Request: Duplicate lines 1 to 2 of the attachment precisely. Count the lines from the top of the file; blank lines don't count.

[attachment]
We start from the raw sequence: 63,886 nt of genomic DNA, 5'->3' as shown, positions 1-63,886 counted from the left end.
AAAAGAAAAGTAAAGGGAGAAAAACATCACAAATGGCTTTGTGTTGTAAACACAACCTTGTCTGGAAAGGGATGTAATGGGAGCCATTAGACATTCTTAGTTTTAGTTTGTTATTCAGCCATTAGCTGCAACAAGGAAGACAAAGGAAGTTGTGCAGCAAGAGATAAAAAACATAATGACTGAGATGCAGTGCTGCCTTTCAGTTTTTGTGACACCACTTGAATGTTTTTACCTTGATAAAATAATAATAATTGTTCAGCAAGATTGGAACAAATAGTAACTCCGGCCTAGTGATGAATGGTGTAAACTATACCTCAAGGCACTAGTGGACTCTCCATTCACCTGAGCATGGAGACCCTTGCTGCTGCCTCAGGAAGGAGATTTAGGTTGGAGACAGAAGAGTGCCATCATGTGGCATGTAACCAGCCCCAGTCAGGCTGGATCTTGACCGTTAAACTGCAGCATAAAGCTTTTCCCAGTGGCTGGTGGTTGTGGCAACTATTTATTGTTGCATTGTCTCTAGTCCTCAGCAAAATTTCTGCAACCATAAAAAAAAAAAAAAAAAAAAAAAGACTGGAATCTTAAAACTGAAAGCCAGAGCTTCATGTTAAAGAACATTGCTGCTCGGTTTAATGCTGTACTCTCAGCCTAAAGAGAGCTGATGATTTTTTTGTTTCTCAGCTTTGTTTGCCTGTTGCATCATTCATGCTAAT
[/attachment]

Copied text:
We start from the raw sequence: 63,886 nt of genomic DNA, 5'->3' as shown, positions 1-63,886 counted from the left end.
AAAAGAAAAGTAAAGGGAGAAAAACATCACAAATGGCTTTGTGTTGTAAACACAACCTTGTCTGGAAAGGGATGTAATGGGAGCCATTAGACATTCTTAGTTTTAGTTTGTTATTCAGCCATTAGCTGCAACAAGGAAGACAAAGGAAGTTGTGCAGCAAGAGATAAAAAACATAATGACTGAGATGCAGTGCTGCCTTTCAGTTTTTGTGACACCACTTGAATGTTTTTACCTTGATAAAATAATAATAATTGTTCAGCAAGATTGGAACAAATAGTAACTCCGGCCTAGTGATGAATGGTGTAAACTATACCTCAAGGCACTAGTGGACTCTCCATTCACCTGAGCATGGAGACCCTTGCTGCTGCCTCAGGAAGGAGATTTAGGTTGGAGACAGAAGAGTGCCATCATGTGGCATGTAACCAGCCCCAGTCAGGCTGGATCTTGACCGTTAAACTGCAGCATAAAGCTTTTCCCAGTGGCTGGTGGTTGTGGCAACTATTTATTGTTGCATTGTCTCTAGTCCTCAGCAAAATTTCTGCAACCATAAAAAAAAAAAAAAAAAAAAAAAGACTGGAATCTTAAAACTGAAAGCCAGAGCTTCATGTTAAAGAACATTGCTGCTCGGTTTAATGCTGTACTCTCAGCCTAAAGAGAGCTGATGATTTTTTTGTTTCTCAGCTTTGTTTGCCTGTTGCATCATTCATGCTAAT